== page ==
I was attempting to recover from the arduous transpacific flight from Chicago to Hong Kong. Upon my arrival on Monday afternoon (Hong Kong time), I fought the overwhelming urge to sleep by trying to connect with my global colleagues who had travelled from other parts of the globe (Australia, mainland China, the United Kingdom, and the United States).
I had departed from Chicago on Saturday (a day is lost when the international date line is crossed) so I hadn’t been able to make contact with those same colleagues over the weekend to discuss the agenda or expectations for Tuesday morning’s Board of Directors meeting. I soon learned that our Chairman had called the meeting but hadn’t made contact with any of the BOD team.
On Tuesday morning I arrived at our Asia headquarters in Hong Kong amid everyone’s concern that he/she had somehow missed receiving the agenda or assignments for the meeting. After the usual catch-up and gossip over coffee and tea, we took our seats in the board room.
The Chairman convened the meeting as follows: he picked up his pen, pulled the paper coaster from underneath his coffee cup, positioned the pen to the paper as if ready to take notes and asked, “So what are we going to talk about today?”.
Stunned silence filled the room.
My colleagues and I were thinking the same things. Was this really happening? Did I travel from the other side of the globe for no particular reason? Was our Board leader so short-sighted and detached that he didn’t recognize the absurdity of his actions?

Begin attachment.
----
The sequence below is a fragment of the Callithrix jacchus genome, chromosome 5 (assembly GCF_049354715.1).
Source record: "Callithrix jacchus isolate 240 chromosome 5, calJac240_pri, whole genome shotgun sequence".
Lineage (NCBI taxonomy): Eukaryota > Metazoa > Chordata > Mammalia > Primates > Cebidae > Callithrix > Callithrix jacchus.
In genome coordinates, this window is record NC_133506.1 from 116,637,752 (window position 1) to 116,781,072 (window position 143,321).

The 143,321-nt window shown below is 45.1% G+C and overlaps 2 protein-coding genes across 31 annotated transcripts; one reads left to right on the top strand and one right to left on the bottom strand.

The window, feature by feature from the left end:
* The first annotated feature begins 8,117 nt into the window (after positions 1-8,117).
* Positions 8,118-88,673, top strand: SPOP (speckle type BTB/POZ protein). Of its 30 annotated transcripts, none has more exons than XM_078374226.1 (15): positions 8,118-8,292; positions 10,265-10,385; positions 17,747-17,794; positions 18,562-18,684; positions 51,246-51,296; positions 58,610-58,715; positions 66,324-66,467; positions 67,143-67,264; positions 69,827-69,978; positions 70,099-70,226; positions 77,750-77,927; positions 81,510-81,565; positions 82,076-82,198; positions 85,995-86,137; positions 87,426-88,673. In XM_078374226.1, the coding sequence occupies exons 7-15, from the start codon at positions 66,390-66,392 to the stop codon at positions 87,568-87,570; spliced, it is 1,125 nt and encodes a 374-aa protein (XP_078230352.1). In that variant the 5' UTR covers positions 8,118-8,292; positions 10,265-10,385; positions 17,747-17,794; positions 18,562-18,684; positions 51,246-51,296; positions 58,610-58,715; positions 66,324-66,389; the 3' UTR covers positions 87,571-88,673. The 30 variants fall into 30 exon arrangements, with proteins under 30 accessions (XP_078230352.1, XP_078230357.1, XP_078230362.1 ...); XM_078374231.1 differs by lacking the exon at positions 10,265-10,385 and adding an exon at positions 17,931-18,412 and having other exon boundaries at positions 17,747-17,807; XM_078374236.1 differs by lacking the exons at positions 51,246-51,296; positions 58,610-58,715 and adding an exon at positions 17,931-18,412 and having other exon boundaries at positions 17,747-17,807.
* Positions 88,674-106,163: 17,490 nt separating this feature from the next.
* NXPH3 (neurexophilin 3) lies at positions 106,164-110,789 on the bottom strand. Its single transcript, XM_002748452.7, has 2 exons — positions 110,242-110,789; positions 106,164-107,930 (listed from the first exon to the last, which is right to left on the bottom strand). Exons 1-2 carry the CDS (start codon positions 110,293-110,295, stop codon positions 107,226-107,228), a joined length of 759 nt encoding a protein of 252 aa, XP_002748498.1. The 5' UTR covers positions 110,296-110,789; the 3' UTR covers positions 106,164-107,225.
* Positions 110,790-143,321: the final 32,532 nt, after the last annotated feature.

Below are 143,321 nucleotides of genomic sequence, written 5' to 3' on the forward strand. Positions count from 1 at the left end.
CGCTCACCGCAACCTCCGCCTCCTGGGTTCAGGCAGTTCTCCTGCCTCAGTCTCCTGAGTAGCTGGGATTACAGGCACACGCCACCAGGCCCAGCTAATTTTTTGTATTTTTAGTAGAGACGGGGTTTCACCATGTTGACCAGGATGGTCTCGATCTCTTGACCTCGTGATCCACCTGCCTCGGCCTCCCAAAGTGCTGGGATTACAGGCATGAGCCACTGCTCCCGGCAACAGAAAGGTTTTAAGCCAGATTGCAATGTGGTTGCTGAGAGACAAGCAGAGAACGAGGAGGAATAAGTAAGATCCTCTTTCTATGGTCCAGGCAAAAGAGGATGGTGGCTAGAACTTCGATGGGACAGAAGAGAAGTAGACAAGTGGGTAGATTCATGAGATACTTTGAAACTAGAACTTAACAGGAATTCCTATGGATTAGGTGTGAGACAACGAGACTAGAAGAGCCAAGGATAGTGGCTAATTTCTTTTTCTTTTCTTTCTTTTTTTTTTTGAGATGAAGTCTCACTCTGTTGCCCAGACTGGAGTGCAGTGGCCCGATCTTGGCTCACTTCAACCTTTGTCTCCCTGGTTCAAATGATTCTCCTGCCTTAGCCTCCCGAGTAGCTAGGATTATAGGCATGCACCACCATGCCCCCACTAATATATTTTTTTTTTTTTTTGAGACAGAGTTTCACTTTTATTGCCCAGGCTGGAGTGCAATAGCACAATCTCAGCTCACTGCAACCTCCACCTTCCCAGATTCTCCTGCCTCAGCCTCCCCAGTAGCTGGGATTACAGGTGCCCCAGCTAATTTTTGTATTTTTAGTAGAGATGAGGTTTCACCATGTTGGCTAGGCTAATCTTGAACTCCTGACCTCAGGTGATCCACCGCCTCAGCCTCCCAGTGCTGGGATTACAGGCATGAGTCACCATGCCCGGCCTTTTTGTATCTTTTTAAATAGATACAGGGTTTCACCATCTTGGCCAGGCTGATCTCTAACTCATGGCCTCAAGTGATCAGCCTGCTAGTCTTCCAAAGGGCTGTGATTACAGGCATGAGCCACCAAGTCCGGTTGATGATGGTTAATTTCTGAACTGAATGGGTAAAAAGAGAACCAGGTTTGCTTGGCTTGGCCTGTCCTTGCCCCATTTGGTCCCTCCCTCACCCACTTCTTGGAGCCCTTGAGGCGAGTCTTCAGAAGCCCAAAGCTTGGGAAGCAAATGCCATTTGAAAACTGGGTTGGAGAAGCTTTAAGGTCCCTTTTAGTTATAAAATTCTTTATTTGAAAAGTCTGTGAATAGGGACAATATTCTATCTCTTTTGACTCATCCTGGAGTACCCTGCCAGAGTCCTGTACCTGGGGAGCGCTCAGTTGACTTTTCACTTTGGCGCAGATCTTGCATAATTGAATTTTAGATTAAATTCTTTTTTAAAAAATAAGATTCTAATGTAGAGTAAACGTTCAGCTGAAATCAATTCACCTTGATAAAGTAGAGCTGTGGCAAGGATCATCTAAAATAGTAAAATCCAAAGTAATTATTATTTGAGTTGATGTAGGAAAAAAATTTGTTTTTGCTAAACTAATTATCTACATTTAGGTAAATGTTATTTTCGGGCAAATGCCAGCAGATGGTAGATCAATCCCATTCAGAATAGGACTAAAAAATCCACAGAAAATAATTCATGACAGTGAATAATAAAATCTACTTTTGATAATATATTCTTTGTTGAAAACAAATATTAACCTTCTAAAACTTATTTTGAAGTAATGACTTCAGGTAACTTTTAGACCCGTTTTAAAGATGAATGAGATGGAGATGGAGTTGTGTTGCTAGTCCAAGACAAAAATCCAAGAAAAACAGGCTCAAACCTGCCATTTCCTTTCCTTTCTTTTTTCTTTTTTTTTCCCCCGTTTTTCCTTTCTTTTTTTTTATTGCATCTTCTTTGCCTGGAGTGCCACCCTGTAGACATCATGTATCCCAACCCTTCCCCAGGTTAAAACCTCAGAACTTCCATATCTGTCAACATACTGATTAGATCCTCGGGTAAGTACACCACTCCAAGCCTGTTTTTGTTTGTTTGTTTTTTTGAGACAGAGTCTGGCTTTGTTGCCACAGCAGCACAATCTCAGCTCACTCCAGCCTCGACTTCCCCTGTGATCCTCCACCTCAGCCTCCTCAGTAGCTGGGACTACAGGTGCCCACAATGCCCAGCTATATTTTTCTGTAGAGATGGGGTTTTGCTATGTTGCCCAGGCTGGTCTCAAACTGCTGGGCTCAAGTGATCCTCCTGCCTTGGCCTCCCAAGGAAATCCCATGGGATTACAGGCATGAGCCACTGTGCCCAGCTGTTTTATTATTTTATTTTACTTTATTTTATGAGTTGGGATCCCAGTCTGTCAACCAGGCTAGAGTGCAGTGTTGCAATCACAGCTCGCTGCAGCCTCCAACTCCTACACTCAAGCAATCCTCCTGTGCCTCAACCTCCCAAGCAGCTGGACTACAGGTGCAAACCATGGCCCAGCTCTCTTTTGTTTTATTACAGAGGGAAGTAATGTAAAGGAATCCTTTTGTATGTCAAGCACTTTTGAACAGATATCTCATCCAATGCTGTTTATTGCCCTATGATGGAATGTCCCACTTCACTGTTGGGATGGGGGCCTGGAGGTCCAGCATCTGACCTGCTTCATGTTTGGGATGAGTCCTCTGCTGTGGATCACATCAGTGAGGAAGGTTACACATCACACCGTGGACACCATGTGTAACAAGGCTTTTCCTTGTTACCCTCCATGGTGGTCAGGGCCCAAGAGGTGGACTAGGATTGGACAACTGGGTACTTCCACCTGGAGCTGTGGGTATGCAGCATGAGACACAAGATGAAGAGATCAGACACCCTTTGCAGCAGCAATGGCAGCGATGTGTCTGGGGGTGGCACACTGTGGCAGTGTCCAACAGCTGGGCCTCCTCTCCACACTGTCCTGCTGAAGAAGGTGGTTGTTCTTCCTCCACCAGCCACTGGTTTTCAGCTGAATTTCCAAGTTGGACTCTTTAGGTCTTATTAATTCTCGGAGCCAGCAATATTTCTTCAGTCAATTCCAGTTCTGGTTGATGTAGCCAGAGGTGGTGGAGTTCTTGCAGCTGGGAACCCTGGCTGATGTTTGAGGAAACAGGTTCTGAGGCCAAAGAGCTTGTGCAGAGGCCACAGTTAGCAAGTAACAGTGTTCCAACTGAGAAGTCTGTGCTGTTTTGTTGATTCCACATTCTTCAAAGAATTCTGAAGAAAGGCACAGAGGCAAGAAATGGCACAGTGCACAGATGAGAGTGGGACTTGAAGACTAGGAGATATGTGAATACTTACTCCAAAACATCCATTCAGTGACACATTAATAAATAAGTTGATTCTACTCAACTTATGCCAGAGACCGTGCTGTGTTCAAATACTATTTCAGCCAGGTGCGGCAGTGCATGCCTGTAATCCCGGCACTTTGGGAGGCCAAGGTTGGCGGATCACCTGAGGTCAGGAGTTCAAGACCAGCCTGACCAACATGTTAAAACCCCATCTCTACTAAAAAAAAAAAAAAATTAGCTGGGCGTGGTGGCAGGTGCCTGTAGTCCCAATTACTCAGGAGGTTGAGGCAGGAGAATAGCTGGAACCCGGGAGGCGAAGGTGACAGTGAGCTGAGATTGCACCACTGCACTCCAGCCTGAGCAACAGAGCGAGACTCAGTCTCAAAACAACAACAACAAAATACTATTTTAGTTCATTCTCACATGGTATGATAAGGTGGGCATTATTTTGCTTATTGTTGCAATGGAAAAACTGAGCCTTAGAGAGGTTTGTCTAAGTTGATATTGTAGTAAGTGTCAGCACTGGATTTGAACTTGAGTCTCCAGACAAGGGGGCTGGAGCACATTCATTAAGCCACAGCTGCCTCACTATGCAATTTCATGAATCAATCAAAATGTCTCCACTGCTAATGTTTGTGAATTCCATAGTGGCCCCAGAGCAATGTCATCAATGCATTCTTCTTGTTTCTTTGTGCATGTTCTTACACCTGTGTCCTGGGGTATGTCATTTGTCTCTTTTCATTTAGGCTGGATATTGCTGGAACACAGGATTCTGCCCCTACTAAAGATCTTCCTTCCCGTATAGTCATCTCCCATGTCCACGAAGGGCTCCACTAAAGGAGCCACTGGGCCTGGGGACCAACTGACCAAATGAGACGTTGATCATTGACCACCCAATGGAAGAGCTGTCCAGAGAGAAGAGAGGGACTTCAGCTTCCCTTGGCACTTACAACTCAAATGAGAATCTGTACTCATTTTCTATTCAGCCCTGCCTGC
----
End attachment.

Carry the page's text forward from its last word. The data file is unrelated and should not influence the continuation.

The unfortunate answer to all of these questions was “yes”.
The Chairman was highly intelligent (he was literally a rocket scientist), but highly deficient in business acumen or emotional intelligence (he was the Chairman by virtue of being the majority shareholder in the business). The requirements for being a business investor/owner are quite different from those required to be a successful business leader. He was introverted and awkward which led to ineffectiveness when dealing with other individuals or groups. These traits in and of themselves don’t lead to ineffectiveness, however the lack of self-awareness of these traits does. He didn’t understand himself as a leader, nor understand or appreciate the differences (cultural, emotional, etc.) between he and the members of his board or executive team.
All this rendered him impotent as a leader and led to hapless and deteriorating performance of the board, the executive team and the business. Key managers couldn’t get out the door fast enough, board members resigned in disgust, and investors pushed for a fire-sale of the business after adapting Shakespeare’s phrase “All’s well that ends well”, to “All’s well that ends.”
Fortunately, through Junto programs, I have witnessed the astounding transformation in similar leaders as they build their emotional intelligence. Emotional intelligence (EQ) is the ability to identify, use, understand, and manage emotions in positive ways to relieve stress, communicate effectively, empathize with others, overcome challenges, and defuse conflict.
These smart leaders have come to understand, and enthusiastically adopt, the notion that it is not just book-smart intelligence that leads to productive leadership, but also the mastery of emotional intelligence. EQ is a skill that must be continually be developed and improved. Only then will one become a respected, effective leader.